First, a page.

I enjoy joining in with the occasional meme. They are fun and they give me an opportunity to write about something different and to show that although I am a mum of autistic children, I also share the same challenges and joys as those mums and dads whose lives are unaffected by autism. For those of you new to the blogosphere, memes are a way of linking a particular blog post with other blogs by writing on a particular theme. The meme for this post is entitled I don’t know about you but I….. It was created by O Mammy (click on her blog here) to inspire us to write about something in life that annoys or niggles us. So taking on this challenge, this post will take a lighthearted look at my frustrations of living with a hormonal teenage daughter.
I don’t know about you but I get fed up and cross when my teenage daughter
- dumps everything on her bedroom floor and I mean everything.
- never hangs up her clothes - the wardrobe that me and her dad bought from Ikea and which we painstakingly glued together a few years ago stands there looking as new as the day we bought it.
- goes on and on about how her friends’ mums are marvellous trendy women with fantastic careers. Really? Who are these women and what are their secrets to success? It seems to have bypassed me.
- refuses to be seen in public with me unless she wants me to buy her something. GRrrrr.
- cracked up laughing when I told her I was on twitter – I really don’t get why this is so funny!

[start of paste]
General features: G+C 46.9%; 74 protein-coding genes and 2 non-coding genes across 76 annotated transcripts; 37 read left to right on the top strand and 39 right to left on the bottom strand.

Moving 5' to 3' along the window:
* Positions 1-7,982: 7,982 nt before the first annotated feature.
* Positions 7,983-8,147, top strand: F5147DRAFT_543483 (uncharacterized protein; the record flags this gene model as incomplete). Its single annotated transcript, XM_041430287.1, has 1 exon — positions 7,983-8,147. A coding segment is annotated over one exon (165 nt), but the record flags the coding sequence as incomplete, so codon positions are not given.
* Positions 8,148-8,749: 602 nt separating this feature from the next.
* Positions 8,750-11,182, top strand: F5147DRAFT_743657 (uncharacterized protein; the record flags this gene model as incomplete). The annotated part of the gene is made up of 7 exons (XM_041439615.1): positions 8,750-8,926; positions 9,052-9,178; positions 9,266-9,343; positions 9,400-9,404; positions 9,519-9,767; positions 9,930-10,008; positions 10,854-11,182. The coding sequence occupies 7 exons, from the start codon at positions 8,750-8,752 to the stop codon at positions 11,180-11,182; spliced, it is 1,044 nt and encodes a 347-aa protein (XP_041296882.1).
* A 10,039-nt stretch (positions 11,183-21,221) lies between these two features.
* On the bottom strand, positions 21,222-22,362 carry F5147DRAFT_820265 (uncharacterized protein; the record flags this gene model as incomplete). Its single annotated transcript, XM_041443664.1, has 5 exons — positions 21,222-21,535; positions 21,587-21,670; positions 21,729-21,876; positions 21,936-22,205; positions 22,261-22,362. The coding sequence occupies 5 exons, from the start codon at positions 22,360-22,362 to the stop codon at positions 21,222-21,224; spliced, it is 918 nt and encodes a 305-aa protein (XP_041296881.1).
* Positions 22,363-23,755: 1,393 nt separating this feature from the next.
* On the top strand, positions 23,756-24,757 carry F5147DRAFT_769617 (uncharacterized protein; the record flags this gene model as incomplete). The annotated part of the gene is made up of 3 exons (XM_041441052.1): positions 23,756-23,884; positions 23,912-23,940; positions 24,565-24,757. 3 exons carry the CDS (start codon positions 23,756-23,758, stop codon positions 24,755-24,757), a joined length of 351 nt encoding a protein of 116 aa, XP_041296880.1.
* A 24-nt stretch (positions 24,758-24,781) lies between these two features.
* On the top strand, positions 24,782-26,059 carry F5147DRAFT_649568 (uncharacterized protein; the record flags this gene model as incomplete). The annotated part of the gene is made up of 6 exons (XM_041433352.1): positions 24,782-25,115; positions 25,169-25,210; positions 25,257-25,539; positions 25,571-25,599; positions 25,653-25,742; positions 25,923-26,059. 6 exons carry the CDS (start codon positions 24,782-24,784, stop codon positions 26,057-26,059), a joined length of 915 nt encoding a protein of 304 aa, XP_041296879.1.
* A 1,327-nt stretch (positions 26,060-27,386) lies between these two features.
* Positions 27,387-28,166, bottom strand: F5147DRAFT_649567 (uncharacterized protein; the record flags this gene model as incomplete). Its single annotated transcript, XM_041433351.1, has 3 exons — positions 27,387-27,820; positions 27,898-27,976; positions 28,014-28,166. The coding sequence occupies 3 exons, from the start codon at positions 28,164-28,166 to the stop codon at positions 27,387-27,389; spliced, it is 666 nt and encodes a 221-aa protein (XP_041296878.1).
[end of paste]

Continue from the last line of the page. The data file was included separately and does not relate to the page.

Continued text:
- uses up all the decent bath towels so that I am forced to use the little Nemo bath towel that we bought years ago when our children were little – really it is not a flattering look for a 40+ year old woman.
- complains there is no food in the house even when I have just spent over £100 on the weekly food shop. I keep telling her I don’t provide a hotel service here but then I get the argument starting with “Well my friend’s mum cooks ……………”. Sigh ………..
- sprays so much deodorant, perfume and hairspray that the rest of us are left coughing and the neighbour’s son whose bedroom adjoins my daughter’s bedroom (we live in a semi detached house) is forced to open every single window for ventilation!
- and the thing that makes me most cross is that she keeps telling me how to parent her autistic brother.
But for all of this, I love my teenager. She is clever, funny and artistic and when she isn’t so preoccupied with studying for her GCSE’s she will prepare a family meal for us. She has had to put up with a lot of restrictions to a normal family life as the result of having an autistic brother but nevertheless she became so concerned about her brother’s experience in education that she spoke up for autistic people and their right to an inclusive education in a school debate. I am a proud mum, albeit a cross one sometimes.